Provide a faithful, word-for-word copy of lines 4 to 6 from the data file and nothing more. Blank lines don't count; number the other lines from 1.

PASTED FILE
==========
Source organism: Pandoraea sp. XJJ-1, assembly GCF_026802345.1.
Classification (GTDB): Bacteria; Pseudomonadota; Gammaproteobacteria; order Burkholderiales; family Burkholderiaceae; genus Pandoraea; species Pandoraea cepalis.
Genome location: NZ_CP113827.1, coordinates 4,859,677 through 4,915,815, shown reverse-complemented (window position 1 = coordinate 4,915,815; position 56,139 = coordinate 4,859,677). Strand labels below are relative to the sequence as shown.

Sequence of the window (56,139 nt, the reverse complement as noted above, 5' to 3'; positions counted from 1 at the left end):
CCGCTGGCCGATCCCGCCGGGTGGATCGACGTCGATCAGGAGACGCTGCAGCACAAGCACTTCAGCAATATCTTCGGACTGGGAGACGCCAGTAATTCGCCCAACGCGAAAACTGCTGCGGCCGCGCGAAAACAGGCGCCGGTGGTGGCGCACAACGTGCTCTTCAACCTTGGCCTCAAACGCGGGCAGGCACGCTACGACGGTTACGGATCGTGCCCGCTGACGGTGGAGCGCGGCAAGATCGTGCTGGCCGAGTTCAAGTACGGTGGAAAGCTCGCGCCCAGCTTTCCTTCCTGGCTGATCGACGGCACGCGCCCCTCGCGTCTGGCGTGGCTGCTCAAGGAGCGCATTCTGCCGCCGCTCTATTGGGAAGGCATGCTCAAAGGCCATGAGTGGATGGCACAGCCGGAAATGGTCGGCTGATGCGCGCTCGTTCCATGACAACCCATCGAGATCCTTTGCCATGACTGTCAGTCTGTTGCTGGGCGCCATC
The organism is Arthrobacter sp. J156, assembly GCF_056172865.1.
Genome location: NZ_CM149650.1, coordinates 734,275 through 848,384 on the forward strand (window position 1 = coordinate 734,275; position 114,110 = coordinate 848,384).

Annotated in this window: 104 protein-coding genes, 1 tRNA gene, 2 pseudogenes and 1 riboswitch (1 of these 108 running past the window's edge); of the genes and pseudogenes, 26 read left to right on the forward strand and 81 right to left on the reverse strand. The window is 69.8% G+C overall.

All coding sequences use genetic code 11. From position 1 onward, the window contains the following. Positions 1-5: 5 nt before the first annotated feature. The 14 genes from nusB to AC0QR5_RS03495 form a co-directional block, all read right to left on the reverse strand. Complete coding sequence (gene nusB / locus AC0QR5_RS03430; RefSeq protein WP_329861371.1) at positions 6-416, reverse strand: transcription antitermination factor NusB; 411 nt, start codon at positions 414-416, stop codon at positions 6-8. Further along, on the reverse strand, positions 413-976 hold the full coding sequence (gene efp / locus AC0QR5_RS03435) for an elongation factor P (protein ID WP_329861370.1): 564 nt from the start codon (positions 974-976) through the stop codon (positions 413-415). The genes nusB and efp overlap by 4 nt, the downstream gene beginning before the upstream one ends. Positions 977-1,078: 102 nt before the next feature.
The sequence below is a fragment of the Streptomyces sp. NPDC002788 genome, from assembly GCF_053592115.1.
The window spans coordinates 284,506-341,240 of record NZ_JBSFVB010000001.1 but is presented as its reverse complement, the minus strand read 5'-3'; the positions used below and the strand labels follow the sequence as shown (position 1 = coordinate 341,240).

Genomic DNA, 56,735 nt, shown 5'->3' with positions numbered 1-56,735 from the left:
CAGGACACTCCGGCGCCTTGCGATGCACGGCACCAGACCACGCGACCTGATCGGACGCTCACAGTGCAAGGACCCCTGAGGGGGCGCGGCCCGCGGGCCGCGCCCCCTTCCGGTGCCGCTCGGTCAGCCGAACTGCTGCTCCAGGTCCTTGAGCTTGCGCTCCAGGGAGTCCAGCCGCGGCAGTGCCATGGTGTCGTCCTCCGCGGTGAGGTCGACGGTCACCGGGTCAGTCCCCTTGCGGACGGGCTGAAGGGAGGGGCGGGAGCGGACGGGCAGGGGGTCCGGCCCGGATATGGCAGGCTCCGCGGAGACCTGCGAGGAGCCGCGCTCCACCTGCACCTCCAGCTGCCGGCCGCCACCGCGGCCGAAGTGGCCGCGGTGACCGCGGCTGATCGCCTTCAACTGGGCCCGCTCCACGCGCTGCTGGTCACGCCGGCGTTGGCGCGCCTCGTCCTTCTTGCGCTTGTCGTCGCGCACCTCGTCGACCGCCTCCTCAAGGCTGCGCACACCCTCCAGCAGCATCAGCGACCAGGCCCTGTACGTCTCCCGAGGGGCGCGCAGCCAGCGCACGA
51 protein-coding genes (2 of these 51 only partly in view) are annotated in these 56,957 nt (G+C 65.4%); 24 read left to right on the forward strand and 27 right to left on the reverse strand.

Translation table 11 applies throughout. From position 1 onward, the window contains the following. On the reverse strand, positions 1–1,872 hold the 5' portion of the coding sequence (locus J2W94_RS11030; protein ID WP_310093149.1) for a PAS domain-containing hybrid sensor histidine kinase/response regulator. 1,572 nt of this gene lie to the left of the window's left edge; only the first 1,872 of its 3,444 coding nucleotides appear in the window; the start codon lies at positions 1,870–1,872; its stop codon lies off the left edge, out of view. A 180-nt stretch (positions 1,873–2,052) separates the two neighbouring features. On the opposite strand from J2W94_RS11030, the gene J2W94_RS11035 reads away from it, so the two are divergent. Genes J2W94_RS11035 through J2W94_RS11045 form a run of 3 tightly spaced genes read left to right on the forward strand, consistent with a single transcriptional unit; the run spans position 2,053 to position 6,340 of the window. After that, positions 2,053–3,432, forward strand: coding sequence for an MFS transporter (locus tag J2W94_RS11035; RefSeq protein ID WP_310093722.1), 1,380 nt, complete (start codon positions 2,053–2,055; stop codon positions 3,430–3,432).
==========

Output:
Sequence of the window (56,139 nt, the reverse complement as noted above, 5' to 3'; positions counted from 1 at the left end):
CCGCTGGCCGATCCCGCCGGGTGGATCGACGTCGATCAGGAGACGCTGCAGCACAAGCACTTCAGCAATATCTTCGGACTGGGAGACGCCAGTAATTCGCCCAACGCGAAAACTGCTGCGGCCGCGCGAAAACAGGCGCCGGTGGTGGCGCACAACGTGCTCTTCAACCTTGGCCTCAAACGCGGGCAGGCACGCTACGACGGTTACGGATCGTGCCCGCTGACGGTGGAGCGCGGCAAGATCGTGCTGGCCGAGTTCAAGTACGGTGGAAAGCTCGCGCCCAGCTTTCCTTCCTGGCTGATCGACGGCACGCGCCCCTCGCGTCTGGCGTGGCTGCTCAAGGAGCGCATTCTGCCGCCGCTCTATTGGGAAGGCATGCTCAAAGGCCATGAGTGGATGGCACAGCCGGAAATGGTCGGCTGATGCGCGCTCGTTCCATGACAACCCATCGAGATCCTTTGCCATGACTGTCAGTCTGTTGCTGGGCGCCATC
The organism is Arthrobacter sp. J156, assembly GCF_056172865.1.